Similarly, Tom Cain’s performances seemed to increase in confidence as the night progressed. I struggled to hear his ‘Ferryman’ monologue, both due to his volume and due to his accent, which, while excellent, needed better diction. That said, I would venture that he was the most versatile actor of the evening. His ‘Pillowman’ performance was both comedic and endearing, the tension in his hands and unique protrusion of his jaw providing a beautifully physicality. Cain also knows well how to play off another actor. I found the embraces between his and Em Oliver’s character immaculately directed, with the exact positioning of each hand and each arm creating an atmosphere of incredible tenderness.
Em Oliver is undoubtedly another praise-worthy performer. Their portrayal of anger in ‘Pillowman’ might have benefitted from slightly more subtlety, but that minor fault is where this review must end its complaints. In Oliver’s other two monologues, their performance was more than well-rounded – it was downright flawless. The comedy of ‘Snowflake’ showcased Oliver’s comedic genius, their ability to switch characters a testament to their flexibility as an actor. And ‘Pronoun’ was arguably the night’s show-stopper, the nearest moment to forcing tears into audience’s eyes. Heartfelt, honest, with facial expressions that spoke of authenticity an actor can only dream of portraying, this was Oliver at their finest.
In a similar vein, Etienne Currah acted with poise and clear expertise in his two duologues, with his spotlight in ‘19-10 out of 12’ working as a wonderful expression of relatable comedy. His ability to hold the audience in a silence is a skill to be desired, and although his performance was slightly less well-rounded at certain moments, his stage presence is undeniably captivating at all times.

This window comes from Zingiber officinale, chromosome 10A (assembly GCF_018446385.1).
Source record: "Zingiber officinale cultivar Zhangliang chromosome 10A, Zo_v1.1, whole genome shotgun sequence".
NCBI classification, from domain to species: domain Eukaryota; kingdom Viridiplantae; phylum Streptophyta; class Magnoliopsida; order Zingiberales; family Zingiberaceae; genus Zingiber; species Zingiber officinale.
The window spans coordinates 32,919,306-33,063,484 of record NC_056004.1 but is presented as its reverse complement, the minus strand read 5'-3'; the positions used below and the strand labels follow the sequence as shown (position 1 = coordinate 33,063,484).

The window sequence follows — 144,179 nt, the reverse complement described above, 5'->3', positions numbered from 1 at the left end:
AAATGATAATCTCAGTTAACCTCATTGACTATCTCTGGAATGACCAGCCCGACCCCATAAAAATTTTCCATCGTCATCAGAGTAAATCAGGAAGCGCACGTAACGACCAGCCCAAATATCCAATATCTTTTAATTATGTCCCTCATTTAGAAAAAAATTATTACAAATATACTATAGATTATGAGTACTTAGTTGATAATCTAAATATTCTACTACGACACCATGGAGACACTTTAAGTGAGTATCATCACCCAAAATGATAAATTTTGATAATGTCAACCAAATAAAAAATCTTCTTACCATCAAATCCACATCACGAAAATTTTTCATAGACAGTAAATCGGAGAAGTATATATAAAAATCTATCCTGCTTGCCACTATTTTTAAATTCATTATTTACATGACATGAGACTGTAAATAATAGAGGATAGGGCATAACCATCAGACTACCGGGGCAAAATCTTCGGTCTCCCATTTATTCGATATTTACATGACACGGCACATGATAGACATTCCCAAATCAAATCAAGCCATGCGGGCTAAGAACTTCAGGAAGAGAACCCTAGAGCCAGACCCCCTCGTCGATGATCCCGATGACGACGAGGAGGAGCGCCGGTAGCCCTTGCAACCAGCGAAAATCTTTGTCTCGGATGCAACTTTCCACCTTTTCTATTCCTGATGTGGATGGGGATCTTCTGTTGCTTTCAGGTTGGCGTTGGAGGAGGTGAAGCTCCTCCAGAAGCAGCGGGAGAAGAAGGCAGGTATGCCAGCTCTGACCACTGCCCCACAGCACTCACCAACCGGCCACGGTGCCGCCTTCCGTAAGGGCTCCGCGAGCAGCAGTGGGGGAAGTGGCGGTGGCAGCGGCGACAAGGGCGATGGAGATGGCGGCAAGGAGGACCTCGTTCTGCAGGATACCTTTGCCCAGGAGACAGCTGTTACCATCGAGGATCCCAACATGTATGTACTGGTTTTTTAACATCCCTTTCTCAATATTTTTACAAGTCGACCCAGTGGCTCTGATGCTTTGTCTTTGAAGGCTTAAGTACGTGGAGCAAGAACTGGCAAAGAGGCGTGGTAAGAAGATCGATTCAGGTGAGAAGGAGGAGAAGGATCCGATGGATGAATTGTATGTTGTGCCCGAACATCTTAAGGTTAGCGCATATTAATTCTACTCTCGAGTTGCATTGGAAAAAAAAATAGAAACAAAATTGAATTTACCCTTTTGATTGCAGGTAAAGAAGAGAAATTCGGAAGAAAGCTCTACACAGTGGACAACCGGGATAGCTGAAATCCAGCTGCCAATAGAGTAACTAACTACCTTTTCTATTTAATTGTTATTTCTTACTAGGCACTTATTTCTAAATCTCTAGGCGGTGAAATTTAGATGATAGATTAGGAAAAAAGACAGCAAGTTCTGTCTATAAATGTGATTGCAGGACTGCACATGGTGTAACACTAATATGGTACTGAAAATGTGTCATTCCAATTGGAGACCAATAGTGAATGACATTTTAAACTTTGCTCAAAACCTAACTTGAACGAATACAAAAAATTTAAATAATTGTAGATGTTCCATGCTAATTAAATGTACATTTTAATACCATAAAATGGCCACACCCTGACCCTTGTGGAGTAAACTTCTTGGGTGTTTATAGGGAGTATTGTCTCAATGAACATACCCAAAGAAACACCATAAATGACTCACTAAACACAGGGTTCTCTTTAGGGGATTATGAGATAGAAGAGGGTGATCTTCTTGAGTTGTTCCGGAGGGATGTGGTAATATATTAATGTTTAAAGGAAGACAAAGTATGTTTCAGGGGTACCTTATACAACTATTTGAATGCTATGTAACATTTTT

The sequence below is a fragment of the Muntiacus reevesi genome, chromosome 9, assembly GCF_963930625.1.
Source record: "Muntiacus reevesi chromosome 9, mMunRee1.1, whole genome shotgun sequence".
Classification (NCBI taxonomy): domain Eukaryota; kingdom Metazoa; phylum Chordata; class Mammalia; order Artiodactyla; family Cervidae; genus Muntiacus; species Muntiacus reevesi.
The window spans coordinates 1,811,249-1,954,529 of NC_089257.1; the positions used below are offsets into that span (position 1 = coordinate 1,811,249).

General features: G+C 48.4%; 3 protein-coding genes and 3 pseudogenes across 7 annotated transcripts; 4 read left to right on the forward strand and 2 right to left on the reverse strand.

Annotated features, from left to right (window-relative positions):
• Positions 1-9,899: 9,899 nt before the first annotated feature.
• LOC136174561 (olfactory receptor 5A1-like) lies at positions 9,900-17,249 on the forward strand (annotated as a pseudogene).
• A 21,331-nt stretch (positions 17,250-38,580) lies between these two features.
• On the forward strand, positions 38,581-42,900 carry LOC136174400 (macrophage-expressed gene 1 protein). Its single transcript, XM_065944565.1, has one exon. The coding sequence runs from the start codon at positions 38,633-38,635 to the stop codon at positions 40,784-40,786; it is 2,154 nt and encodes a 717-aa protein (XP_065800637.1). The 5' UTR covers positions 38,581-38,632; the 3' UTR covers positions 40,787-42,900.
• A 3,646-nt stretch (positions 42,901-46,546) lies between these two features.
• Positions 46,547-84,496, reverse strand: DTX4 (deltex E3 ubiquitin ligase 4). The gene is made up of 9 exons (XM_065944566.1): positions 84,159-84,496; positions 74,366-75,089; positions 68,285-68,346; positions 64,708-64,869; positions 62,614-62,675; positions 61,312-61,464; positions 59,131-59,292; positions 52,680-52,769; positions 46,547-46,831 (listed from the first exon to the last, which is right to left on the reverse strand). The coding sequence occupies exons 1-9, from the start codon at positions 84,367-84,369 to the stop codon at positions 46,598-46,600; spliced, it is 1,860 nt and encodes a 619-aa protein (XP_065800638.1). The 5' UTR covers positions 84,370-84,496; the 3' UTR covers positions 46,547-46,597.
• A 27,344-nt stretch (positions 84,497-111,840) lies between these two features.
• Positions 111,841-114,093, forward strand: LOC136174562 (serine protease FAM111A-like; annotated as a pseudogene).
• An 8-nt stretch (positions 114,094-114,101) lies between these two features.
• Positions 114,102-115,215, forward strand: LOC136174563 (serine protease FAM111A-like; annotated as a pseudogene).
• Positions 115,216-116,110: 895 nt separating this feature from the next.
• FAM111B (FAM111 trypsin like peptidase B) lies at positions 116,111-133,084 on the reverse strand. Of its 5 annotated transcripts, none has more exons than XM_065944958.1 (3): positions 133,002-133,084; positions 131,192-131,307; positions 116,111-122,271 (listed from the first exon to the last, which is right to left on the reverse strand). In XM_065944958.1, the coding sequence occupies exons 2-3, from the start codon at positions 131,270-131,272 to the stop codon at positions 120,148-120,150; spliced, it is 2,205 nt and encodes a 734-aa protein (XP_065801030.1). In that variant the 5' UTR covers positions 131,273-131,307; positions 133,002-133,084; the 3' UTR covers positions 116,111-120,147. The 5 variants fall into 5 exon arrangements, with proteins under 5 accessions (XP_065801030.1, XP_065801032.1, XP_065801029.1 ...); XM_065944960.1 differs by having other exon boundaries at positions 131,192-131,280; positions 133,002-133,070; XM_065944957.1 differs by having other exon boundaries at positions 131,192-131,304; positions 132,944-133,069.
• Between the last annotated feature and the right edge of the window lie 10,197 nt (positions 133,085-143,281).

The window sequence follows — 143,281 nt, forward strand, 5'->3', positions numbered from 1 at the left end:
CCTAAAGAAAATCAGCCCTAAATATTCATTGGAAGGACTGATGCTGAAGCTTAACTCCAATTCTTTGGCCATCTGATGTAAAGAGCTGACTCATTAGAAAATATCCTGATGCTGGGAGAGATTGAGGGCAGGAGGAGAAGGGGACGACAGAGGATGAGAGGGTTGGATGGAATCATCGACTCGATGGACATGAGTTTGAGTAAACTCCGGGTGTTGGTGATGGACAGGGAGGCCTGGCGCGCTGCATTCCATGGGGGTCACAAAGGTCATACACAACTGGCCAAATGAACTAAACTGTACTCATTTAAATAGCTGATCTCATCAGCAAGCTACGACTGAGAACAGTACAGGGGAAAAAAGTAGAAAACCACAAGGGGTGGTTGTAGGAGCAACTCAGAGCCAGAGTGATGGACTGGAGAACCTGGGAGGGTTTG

Finally, onto Ben Smart. Admittedly, his performance in ‘Angels of America’ might have benefitted from more of a build-up of anger, even if the character is meant to erupt spontaneously, this loses its shock value after being used multiple times. That said, his performance of ‘Wink’ was likely the well-deserved crowd favourite of the night. Smart perfectly demonstrated how an actor can use a space to its full potential, creating setting after setting before our eyes as his story-telling skills ignited the Assembly Rooms. I have never so enjoyed to hate a character, finding myself laughing at lines of a despicable nature, purely due to their expert delivery.
I started this review with a wish for all of DST to embody the professionalism of the Finalists’ Showcase. But the truth is that it was only the space and time the showcase facilitated which allowed their talents to shine so brightly. Hiding amongst our selection of actors are many more stars such as these. And I hope that one day they too, like the outstanding cast of the 2022 Durham Showcase, can act as accomplished representatives of what technically detailed and emotionally authentic performances our students can offer.
Photo credits: Joe Haydon